Google self-driving leads to software CaaS with EVs in the future

googlecarIHS Automotive released a new report that shows how autonomous cars with software from Google and rides-share (car-as-service) companies like Uber and Lyft will influence car developments and consumer choices in the future.

Currently automakers are using evolutionary methods for ADAS that eventually lead to self-driving features, notes the report, while Google is revolutionary and will affect the car transportation business.

Google has spent a lot of money ($60 million so far at $30 million a year) for software to interpret the sensors and learn to drive. Google uses similar technology from other research areas such as robotics and drones as well as artificial intelligence (AI), machine learning and machine vision. When automakers such as Toyota see what Google is doing, then they follow such as Toyota’s AI research Center with a $1 billion, five-year investment, notes the report.

IHS analysis reports that Google’s self-driving software is performing better than nearly all drivers in the vast majority of traditional driving situations in good weather except for extreme unpredictable events such as extreme weather, strange roads, exceptional traffic and other unexpected conditions.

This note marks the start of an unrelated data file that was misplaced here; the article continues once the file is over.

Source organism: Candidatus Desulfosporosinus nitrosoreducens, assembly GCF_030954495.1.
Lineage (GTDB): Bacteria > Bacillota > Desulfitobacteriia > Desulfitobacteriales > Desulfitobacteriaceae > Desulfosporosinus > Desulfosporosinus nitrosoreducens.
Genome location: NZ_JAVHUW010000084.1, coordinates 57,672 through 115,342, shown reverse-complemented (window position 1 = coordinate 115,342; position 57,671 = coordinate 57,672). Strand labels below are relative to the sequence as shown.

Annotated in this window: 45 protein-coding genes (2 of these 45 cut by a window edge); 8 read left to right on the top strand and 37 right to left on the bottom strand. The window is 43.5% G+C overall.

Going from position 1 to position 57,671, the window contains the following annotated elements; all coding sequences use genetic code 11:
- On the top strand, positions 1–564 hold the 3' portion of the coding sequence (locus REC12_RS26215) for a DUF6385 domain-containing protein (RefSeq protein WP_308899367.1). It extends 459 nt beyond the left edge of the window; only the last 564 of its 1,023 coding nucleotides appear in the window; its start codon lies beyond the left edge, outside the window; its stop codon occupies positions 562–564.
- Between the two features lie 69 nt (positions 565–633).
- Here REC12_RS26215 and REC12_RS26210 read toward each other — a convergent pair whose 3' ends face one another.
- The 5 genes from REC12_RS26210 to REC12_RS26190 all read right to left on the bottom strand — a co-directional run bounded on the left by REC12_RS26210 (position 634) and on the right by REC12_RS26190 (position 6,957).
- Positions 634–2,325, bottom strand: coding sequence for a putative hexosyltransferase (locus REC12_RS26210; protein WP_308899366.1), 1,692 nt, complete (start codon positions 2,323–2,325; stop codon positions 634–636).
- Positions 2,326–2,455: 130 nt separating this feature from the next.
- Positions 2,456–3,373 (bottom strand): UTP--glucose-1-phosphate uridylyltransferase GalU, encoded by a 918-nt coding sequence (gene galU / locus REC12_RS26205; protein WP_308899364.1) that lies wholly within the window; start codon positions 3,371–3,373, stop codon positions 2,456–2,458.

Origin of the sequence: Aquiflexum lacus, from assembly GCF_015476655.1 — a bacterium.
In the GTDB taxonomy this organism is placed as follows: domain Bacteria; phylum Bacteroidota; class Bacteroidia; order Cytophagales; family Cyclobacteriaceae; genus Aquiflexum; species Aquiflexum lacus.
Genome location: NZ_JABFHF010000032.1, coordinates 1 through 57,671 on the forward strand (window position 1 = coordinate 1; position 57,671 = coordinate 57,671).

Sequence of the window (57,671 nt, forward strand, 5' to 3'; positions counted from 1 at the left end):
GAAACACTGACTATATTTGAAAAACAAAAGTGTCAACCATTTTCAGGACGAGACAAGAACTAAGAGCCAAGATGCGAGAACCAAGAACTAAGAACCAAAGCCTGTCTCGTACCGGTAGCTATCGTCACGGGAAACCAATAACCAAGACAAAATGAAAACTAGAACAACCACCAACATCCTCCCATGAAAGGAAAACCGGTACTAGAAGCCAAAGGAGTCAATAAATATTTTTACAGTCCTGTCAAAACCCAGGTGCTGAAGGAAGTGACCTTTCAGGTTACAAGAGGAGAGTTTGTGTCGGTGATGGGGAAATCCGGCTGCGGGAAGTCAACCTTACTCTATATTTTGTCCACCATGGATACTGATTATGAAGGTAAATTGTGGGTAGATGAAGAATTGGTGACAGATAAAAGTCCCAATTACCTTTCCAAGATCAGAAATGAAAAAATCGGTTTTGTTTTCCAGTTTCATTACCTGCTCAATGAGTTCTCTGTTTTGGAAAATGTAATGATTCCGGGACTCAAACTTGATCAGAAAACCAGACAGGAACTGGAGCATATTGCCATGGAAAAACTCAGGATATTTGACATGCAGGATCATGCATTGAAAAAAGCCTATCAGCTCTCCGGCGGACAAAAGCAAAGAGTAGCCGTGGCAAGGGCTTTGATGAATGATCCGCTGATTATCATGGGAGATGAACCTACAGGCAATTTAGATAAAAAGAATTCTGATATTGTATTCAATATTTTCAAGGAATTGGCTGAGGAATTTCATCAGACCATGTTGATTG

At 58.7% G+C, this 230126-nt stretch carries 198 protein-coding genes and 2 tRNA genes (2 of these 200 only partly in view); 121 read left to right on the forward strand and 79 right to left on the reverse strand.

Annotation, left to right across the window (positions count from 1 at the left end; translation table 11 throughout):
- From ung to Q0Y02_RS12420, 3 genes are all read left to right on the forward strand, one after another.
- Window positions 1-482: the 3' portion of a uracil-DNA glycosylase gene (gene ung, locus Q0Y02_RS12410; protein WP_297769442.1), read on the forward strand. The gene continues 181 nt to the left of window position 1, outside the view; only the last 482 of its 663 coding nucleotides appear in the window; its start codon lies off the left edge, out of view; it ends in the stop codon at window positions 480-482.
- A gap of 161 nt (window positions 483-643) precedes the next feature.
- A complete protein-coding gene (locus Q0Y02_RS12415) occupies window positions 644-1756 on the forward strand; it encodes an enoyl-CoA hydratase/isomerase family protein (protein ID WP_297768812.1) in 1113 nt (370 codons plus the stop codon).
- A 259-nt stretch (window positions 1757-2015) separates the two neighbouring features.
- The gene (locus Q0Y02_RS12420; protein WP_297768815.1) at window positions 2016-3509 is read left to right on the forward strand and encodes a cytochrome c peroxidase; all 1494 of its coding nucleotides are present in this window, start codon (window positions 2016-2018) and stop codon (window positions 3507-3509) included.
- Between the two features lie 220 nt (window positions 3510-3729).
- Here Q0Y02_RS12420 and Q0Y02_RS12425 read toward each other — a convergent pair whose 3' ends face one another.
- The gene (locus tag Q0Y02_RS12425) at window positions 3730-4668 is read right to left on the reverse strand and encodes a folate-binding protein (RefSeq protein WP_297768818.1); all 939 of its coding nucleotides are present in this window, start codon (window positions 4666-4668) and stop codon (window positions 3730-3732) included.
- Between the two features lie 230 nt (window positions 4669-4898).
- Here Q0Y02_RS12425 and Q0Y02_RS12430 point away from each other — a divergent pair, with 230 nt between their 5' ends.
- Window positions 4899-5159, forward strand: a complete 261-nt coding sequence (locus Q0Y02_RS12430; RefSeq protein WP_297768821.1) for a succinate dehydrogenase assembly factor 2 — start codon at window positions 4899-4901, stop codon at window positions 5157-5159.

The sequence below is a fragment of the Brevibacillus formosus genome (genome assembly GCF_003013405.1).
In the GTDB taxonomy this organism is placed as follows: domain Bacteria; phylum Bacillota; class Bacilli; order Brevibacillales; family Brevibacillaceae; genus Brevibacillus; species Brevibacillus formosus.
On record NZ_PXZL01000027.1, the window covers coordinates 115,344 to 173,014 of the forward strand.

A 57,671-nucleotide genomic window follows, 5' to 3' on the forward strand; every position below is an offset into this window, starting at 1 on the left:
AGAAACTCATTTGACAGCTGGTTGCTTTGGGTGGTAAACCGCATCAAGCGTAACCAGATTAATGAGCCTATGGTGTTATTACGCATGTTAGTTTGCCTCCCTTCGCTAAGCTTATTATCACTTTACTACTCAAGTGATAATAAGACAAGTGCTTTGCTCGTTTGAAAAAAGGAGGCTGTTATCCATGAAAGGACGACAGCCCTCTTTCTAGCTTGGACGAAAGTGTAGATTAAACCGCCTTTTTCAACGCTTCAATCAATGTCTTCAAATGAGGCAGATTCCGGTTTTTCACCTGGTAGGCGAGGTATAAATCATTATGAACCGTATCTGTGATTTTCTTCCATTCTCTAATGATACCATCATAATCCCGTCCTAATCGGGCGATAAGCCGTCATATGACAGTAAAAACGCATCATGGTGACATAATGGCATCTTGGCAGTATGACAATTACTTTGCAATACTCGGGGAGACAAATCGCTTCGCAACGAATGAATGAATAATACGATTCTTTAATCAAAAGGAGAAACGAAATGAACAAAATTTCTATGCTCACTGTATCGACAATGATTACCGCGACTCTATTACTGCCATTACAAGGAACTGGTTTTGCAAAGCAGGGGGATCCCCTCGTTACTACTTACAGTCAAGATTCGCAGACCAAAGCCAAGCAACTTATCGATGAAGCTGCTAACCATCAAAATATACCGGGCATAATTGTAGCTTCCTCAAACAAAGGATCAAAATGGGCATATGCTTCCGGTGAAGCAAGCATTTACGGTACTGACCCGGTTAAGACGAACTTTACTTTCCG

It looks like Google’s goal is to offer software and services for transportation by fleets of driverless cars within ten years. That’s when a car-as-a-service approach may be a significant opportunity.Car-as-a-service (CaaS) is the new freeway of  urban transportation. CaaS is  car sharing, with cars but without the people. IHS Automotive analysts believe Google is currently developing the software and maps that can be the basis for driverless vehicles in five years or so.

IHS estimates that the deployment of driverless CaaS will begin before 2025. As driverless car volumes grow, it should lower the cost of mobility services. IHS Automotive forecasts that nearly 12 million self-driving and driverless cars will be sold globally in 2035

Driverless car mobility services will probably be in urban areas for short trips which are perfect for EVs that can re-charge themselves using existing and growing public charging networks. IHS Automotive predicts that global EV charging stations will grow from 650,000 in 2015 to more than seven million in 2021

The low emissions of EVs will be favored by cities. IHS Automotive forecasts that the global production of battery EVs will grow from 273,000 in 2015 to 1.3 million in 2022. Global production of plug-in hybrid EVs is projected to grow from 179,000 in 2015 to over 2.4 million in 2022, according to IHS estimates. Driverless car fleets for CaaS are likely to greatly increase the sales of EVs after 2025.

Meanwhile, a Google self-driving LSV was in the news for driving too slow, therefore Google vehicles may also lead to slower speeds on roads.